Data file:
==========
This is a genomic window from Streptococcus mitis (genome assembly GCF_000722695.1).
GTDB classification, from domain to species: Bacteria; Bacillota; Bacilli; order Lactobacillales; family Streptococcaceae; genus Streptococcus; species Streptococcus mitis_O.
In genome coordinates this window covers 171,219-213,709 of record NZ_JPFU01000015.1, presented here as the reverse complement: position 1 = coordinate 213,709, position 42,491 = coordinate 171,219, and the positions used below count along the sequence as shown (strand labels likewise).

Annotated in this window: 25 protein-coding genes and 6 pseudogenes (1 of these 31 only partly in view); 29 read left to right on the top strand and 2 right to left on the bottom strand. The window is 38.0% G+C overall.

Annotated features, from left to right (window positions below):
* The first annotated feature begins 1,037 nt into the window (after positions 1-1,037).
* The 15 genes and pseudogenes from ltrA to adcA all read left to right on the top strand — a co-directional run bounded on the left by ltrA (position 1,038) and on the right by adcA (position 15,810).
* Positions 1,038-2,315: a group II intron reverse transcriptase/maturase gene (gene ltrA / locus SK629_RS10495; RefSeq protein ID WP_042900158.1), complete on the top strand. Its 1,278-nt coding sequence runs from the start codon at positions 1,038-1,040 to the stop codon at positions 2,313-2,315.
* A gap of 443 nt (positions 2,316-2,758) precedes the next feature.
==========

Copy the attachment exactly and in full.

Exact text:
This is a genomic window from Streptococcus mitis (genome assembly GCF_000722695.1).
GTDB classification, from domain to species: Bacteria; Bacillota; Bacilli; order Lactobacillales; family Streptococcaceae; genus Streptococcus; species Streptococcus mitis_O.
In genome coordinates this window covers 171,219-213,709 of record NZ_JPFU01000015.1, presented here as the reverse complement: position 1 = coordinate 213,709, position 42,491 = coordinate 171,219, and the positions used below count along the sequence as shown (strand labels likewise).

Annotated in this window: 25 protein-coding genes and 6 pseudogenes (1 of these 31 only partly in view); 29 read left to right on the top strand and 2 right to left on the bottom strand. The window is 38.0% G+C overall.

Annotated features, from left to right (window positions below):
* The first annotated feature begins 1,037 nt into the window (after positions 1-1,037).
* The 15 genes and pseudogenes from ltrA to adcA all read left to right on the top strand — a co-directional run bounded on the left by ltrA (position 1,038) and on the right by adcA (position 15,810).
* Positions 1,038-2,315: a group II intron reverse transcriptase/maturase gene (gene ltrA / locus SK629_RS10495; RefSeq protein ID WP_042900158.1), complete on the top strand. Its 1,278-nt coding sequence runs from the start codon at positions 1,038-1,040 to the stop codon at positions 2,313-2,315.
* A gap of 443 nt (positions 2,316-2,758) precedes the next feature.